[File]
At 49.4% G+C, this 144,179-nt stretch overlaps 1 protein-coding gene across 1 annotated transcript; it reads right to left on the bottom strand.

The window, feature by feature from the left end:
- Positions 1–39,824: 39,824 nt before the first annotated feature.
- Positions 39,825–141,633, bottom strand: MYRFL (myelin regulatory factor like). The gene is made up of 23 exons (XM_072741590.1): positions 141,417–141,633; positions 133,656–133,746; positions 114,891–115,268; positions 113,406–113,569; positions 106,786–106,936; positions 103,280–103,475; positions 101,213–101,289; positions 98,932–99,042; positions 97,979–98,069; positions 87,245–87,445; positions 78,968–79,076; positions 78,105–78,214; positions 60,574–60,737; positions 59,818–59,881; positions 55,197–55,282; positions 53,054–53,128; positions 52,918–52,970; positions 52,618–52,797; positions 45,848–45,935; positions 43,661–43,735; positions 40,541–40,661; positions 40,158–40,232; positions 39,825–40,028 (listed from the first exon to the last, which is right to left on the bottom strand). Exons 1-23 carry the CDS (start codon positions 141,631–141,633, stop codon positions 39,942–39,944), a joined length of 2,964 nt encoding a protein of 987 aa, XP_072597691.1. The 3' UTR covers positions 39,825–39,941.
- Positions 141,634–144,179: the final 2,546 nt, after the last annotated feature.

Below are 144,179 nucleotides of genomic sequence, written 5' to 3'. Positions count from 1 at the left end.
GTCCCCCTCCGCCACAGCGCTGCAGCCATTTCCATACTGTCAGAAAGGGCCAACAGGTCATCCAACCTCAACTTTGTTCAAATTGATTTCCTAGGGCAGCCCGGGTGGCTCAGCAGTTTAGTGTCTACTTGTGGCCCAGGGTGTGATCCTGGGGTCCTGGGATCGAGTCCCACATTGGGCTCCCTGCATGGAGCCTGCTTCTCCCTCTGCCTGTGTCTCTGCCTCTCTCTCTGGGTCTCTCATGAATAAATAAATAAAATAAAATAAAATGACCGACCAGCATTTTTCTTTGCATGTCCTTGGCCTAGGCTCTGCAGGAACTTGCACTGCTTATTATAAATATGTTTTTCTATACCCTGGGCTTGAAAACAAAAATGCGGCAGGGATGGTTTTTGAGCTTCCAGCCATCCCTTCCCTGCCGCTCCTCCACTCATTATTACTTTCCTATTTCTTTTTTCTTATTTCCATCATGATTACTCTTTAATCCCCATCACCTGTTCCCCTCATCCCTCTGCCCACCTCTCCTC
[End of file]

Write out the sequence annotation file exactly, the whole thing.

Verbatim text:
At 49.4% G+C, this 144,179-nt stretch overlaps 1 protein-coding gene across 1 annotated transcript; it reads right to left on the bottom strand.

The window, feature by feature from the left end:
- Positions 1–39,824: 39,824 nt before the first annotated feature.
- Positions 39,825–141,633, bottom strand: MYRFL (myelin regulatory factor like). The gene is made up of 23 exons (XM_072741590.1): positions 141,417–141,633; positions 133,656–133,746; positions 114,891–115,268; positions 113,406–113,569; positions 106,786–106,936; positions 103,280–103,475; positions 101,213–101,289; positions 98,932–99,042; positions 97,979–98,069; positions 87,245–87,445; positions 78,968–79,076; positions 78,105–78,214; positions 60,574–60,737; positions 59,818–59,881; positions 55,197–55,282; positions 53,054–53,128; positions 52,918–52,970; positions 52,618–52,797; positions 45,848–45,935; positions 43,661–43,735; positions 40,541–40,661; positions 40,158–40,232; positions 39,825–40,028 (listed from the first exon to the last, which is right to left on the bottom strand). Exons 1-23 carry the CDS (start codon positions 141,631–141,633, stop codon positions 39,942–39,944), a joined length of 2,964 nt encoding a protein of 987 aa, XP_072597691.1. The 3' UTR covers positions 39,825–39,941.
- Positions 141,634–144,179: the final 2,546 nt, after the last annotated feature.

Below are 144,179 nucleotides of genomic sequence, written 5' to 3'. Positions count from 1 at the left end.
GTCCCCCTCCGCCACAGCGCTGCAGCCATTTCCATACTGTCAGAAAGGGCCAACAGGTCATCCAACCTCAACTTTGTTCAAATTGATTTCCTAGGGCAGCCCGGGTGGCTCAGCAGTTTAGTGTCTACTTGTGGCCCAGGGTGTGATCCTGGGGTCCTGGGATCGAGTCCCACATTGGGCTCCCTGCATGGAGCCTGCTTCTCCCTCTGCCTGTGTCTCTGCCTCTCTCTCTGGGTCTCTCATGAATAAATAAATAAAATAAAATAAAATGACCGACCAGCATTTTTCTTTGCATGTCCTTGGCCTAGGCTCTGCAGGAACTTGCACTGCTTATTATAAATATGTTTTTCTATACCCTGGGCTTGAAAACAAAAATGCGGCAGGGATGGTTTTTGAGCTTCCAGCCATCCCTTCCCTGCCGCTCCTCCACTCATTATTACTTTCCTATTTCTTTTTTCTTATTTCCATCATGATTACTCTTTAATCCCCATCACCTGTTCCCCTCATCCCTCTGCCCACCTCTCCTC